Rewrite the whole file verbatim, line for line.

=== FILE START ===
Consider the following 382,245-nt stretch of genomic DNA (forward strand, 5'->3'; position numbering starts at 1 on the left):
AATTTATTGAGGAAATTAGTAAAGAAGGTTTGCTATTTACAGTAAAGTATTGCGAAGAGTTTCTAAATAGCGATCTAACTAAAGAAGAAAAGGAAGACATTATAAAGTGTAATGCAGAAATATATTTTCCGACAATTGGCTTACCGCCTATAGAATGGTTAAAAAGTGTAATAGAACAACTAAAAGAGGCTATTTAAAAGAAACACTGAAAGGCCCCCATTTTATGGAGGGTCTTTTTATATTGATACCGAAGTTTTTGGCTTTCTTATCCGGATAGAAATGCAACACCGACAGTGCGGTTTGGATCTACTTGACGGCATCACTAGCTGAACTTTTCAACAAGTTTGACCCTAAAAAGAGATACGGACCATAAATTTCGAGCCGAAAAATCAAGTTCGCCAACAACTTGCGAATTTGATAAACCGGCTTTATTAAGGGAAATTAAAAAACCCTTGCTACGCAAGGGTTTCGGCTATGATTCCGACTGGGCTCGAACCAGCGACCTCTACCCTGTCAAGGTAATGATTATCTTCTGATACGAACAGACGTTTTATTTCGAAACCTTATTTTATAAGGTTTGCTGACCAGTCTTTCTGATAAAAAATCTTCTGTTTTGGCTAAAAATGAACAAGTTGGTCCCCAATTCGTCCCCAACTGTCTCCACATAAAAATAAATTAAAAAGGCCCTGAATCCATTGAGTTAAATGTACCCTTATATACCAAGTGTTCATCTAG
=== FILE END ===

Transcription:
Consider the following 382,245-nt stretch of genomic DNA (forward strand, 5'->3'; position numbering starts at 1 on the left):
AATTTATTGAGGAAATTAGTAAAGAAGGTTTGCTATTTACAGTAAAGTATTGCGAAGAGTTTCTAAATAGCGATCTAACTAAAGAAGAAAAGGAAGACATTATAAAGTGTAATGCAGAAATATATTTTCCGACAATTGGCTTACCGCCTATAGAATGGTTAAAAAGTGTAATAGAACAACTAAAAGAGGCTATTTAAAAGAAACACTGAAAGGCCCCCATTTTATGGAGGGTCTTTTTATATTGATACCGAAGTTTTTGGCTTTCTTATCCGGATAGAAATGCAACACCGACAGTGCGGTTTGGATCTACTTGACGGCATCACTAGCTGAACTTTTCAACAAGTTTGACCCTAAAAAGAGATACGGACCATAAATTTCGAGCCGAAAAATCAAGTTCGCCAACAACTTGCGAATTTGATAAACCGGCTTTATTAAGGGAAATTAAAAAACCCTTGCTACGCAAGGGTTTCGGCTATGATTCCGACTGGGCTCGAACCAGCGACCTCTACCCTGTCAAGGTAATGATTATCTTCTGATACGAACAGACGTTTTATTTCGAAACCTTATTTTATAAGGTTTGCTGACCAGTCTTTCTGATAAAAAATCTTCTGTTTTGGCTAAAAATGAACAAGTTGGTCCCCAATTCGTCCCCAACTGTCTCCACATAAAAATAAATTAAAAAGGCCCTGAATCCATTGAGTTAAATGTACCCTTATATACCAAGTGTTCATCTAG